Monday, March 20, 2017
I recently received and inquiry from a 7th grade class about their project on natural pesticides in the garden, and here is my reply:
I am delighted to hear that you have a school garden.
I think it is clear from my blog that I do not like artificial, petrochemical, synthetic pesticides, herbicides, fungicides, etc. Here are some of the many reasons why:
1. They often kill more than the target pest: they kill bees, ladybugs and butterflies, and other insects that are beneficial to plants. Bees are in decline, and without them, we loose most of our food crops!
2. In addition, amphibians and reptiles are harmed when these chemicals enter water.
3. These substances can build up in the soil.
4. Soil is pretty important to plant growth, and an important part of the nutrients in soil come from various soil organisms including fungi, that these chemicals kill. When the soil is "dead," you have to rely more and more on chemicals.
5. These chemicals are poorly tested. Many were derived from leftover stocks of nerve agents used during WWII and have never been fully tested. We do not understand their long-term affects. We do know, for example, that people whose job it is to spray lawns often have cell damage, which can lead to cancer and other illnesses.
6. Our standards for approving chemicals are the lowest of developed countries. Lawn and garden chemicals determined to be unsafe in Europe are sold here.
7. Homeowners routinely overuse and misuse these products. Misuse can harm animals, plants and the person using them even more! (If you ever read the label on roundup, the most commonly used yard chemical, you would want to avoid it!)
8. Manufacturing these chemicals is dangerous, and causes pollution.
Sometimes, just doing research and telling people about these dangers will change their behavior.
The only "pesticides" I use are natural, like Surround, a fine clay that pests do not like, mixed with water and sprayed on plants. I use other things too: floating row covers, to keep bugs off my plants; yellow sticky traps to catch cucumber beetles; cardboard collars around the base of my veggie plants to stop cutworms and: beer trays to catch slugs.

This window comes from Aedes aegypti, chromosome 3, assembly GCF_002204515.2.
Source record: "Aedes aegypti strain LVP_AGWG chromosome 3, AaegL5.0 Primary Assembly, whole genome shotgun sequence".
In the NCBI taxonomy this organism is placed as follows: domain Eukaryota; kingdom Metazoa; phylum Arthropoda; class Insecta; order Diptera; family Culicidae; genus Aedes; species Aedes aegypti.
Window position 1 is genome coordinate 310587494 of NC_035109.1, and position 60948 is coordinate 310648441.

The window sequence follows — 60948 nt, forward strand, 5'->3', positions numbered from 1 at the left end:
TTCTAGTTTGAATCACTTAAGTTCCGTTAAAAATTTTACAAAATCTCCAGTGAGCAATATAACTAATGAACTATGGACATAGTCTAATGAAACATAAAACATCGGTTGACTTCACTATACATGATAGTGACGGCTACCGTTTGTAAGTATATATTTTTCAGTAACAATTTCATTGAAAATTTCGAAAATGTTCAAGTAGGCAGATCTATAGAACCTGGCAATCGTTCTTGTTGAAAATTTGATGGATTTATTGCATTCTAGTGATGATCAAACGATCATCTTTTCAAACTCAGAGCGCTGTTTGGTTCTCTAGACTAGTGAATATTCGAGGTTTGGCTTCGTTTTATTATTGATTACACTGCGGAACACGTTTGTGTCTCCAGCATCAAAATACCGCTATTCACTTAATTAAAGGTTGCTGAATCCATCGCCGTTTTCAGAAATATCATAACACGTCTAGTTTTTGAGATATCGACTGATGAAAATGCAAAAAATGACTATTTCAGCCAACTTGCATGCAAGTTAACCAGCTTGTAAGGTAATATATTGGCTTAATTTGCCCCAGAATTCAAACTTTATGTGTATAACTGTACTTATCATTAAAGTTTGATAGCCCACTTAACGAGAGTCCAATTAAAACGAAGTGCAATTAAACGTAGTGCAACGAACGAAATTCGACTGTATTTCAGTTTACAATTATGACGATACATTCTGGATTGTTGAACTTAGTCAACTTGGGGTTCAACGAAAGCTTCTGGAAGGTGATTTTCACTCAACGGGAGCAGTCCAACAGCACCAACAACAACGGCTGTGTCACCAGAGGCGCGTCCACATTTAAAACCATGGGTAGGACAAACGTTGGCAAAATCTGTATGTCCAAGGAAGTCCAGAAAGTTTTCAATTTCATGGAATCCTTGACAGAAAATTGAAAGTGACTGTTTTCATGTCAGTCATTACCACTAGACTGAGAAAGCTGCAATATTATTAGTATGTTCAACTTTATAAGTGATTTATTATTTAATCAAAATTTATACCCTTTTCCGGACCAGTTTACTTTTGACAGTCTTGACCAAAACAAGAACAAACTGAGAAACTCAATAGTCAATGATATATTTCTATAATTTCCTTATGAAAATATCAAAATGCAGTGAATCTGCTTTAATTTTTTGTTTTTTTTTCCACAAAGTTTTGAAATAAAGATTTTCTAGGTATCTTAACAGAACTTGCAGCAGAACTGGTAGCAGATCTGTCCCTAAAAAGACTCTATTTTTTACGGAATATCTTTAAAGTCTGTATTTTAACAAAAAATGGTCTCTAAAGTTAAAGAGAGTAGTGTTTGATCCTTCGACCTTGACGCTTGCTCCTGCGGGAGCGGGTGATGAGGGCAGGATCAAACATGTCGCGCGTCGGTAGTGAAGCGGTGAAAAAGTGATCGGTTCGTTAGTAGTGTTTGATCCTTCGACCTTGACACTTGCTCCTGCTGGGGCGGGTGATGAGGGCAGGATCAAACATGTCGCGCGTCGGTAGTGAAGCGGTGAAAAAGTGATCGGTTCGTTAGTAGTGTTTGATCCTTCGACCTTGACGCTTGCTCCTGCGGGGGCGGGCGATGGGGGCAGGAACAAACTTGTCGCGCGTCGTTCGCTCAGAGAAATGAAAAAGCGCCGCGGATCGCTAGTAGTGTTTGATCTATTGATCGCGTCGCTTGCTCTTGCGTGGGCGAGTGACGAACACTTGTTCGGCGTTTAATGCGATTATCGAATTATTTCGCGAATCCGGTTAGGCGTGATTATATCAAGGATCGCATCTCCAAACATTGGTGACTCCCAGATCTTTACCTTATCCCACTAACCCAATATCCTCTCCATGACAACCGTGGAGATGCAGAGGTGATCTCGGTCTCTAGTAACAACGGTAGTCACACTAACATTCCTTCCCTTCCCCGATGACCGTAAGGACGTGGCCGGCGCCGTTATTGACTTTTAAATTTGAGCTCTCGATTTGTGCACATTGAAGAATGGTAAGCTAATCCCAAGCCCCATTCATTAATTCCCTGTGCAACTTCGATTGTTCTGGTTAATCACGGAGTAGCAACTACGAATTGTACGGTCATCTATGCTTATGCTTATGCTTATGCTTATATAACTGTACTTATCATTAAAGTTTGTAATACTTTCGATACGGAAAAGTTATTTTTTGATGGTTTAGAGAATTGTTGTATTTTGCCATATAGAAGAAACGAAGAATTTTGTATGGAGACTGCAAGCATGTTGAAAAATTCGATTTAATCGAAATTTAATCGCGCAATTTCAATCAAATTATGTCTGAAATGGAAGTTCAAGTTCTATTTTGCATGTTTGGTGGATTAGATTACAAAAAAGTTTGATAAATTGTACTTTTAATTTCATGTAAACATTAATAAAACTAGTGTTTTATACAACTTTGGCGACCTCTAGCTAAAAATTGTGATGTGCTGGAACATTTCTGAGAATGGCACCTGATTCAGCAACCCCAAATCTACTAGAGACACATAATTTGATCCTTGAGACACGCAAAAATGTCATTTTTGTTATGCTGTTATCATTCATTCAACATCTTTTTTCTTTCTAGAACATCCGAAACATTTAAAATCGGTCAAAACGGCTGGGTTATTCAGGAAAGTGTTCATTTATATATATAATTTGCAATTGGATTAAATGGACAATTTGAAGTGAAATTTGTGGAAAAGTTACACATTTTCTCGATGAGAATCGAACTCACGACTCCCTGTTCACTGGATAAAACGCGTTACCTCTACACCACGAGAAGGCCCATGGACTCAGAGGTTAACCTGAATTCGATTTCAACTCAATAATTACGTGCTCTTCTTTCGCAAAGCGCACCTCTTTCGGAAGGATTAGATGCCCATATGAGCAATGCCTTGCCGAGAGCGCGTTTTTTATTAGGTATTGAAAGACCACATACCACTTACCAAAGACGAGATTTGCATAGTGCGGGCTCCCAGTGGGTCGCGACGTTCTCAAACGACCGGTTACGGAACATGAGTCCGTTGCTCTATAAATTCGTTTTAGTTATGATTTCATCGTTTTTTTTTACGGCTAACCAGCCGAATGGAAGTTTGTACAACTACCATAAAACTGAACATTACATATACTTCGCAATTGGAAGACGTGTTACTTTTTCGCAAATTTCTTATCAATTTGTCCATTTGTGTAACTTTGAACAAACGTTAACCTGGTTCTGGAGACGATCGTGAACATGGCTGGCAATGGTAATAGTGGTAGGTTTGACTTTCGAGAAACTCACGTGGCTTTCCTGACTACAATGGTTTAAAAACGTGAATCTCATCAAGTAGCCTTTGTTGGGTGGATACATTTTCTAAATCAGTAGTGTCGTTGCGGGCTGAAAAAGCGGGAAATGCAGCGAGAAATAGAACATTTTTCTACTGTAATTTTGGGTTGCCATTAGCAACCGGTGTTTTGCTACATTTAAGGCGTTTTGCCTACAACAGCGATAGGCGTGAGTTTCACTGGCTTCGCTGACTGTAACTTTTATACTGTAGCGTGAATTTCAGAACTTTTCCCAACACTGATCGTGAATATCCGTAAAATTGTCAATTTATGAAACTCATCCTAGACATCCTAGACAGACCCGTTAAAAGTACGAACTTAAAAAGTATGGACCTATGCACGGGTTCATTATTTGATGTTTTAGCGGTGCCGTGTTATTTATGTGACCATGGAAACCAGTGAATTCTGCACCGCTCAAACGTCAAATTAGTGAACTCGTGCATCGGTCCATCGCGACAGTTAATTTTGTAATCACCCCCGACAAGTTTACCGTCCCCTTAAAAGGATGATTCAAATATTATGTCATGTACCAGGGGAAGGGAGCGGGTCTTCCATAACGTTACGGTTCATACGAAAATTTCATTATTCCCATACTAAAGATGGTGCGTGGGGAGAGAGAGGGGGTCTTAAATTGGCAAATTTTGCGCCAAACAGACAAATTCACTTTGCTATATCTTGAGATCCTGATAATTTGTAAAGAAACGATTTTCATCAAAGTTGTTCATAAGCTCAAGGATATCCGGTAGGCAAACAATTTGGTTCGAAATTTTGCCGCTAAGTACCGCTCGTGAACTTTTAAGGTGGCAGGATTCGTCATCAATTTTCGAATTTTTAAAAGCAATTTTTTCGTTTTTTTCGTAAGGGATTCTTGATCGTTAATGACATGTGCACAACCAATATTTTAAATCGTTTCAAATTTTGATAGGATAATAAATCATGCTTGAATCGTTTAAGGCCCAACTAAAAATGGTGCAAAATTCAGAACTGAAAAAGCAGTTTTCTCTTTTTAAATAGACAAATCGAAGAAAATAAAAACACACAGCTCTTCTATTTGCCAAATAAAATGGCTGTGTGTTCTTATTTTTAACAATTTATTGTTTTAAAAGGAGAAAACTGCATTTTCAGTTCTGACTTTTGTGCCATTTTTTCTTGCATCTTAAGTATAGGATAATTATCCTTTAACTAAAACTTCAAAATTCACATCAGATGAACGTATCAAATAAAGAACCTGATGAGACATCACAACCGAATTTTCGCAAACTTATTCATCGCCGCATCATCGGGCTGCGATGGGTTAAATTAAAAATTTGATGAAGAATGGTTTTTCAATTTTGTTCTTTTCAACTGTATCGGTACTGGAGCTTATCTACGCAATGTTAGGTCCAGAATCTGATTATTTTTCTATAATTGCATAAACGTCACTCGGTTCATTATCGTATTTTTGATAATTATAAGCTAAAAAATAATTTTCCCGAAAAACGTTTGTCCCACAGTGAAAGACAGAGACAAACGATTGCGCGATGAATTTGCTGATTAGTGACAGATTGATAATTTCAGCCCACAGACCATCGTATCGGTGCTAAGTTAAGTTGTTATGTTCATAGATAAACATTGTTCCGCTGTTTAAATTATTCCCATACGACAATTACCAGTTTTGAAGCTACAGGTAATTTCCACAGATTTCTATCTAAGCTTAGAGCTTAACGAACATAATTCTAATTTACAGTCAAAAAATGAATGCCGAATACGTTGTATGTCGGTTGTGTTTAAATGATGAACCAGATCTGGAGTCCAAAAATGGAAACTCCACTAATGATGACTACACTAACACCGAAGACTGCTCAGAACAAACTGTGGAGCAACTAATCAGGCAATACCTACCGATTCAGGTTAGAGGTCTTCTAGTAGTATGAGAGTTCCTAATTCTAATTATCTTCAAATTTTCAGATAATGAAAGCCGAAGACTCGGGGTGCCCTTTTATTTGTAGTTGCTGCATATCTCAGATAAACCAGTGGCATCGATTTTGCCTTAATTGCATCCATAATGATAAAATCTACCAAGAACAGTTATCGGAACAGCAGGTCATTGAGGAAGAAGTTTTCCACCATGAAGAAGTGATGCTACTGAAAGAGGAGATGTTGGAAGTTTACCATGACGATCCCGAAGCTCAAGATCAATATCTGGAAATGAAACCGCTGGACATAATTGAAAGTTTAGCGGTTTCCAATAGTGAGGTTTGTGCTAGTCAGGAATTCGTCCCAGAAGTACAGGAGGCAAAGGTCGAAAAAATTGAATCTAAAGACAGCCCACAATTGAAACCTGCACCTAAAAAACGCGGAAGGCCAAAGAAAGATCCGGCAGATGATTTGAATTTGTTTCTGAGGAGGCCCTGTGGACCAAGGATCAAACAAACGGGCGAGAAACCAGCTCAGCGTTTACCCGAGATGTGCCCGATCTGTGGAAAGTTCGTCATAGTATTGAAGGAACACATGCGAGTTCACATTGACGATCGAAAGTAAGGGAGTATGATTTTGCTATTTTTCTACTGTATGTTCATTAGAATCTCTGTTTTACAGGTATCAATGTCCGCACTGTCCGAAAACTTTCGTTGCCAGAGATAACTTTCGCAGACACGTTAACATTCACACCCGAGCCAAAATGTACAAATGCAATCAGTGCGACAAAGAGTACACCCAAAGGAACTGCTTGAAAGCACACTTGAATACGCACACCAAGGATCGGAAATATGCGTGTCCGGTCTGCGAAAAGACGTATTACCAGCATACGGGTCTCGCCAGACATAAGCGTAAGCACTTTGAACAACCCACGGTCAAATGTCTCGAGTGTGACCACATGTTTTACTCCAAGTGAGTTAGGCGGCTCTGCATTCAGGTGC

What if you made and distributed some cards or posters to homeowners about some simple steps they can use to reduce pesticide use?
One favorite thought I have about weeds: "weeds are plants in the wrong place." Also, did you know that dandelion flowers in early spring often are the only flower to sustain our most important pollinator, bees, until other flowers bloom?
Good luck with your project!
Sunday, January 8, 2017
This winter squash is, hands down, the best I have ever grown. Called Long Island Cheese, it got its name from its resemblance to a wheel of cheese. It passed my first and most important criteria, that it is easy to grow. In addition, the flesh of this pumpkin is dense, sweet, and absolutely delicious. It is perfect for pies, pumpkin bread, and other desserts, but I've also used it to make a pumpkin curry with wonderful results. Squash vine borers (which seem to be at epidemic proportions in my garden) made absolutely no headway with the squash, nor did cucumber beetles. It kept producing fruit all the way through the season. From one vine, I got about seven small to very large squash, more large end than small. This is definitely a squash I will grow again! I ordered it from Pinetree Garden Seeds (www.superseeds.com) but many heirloom seed houses carry it.
Happy garden planning! Order your seeds yet? I did!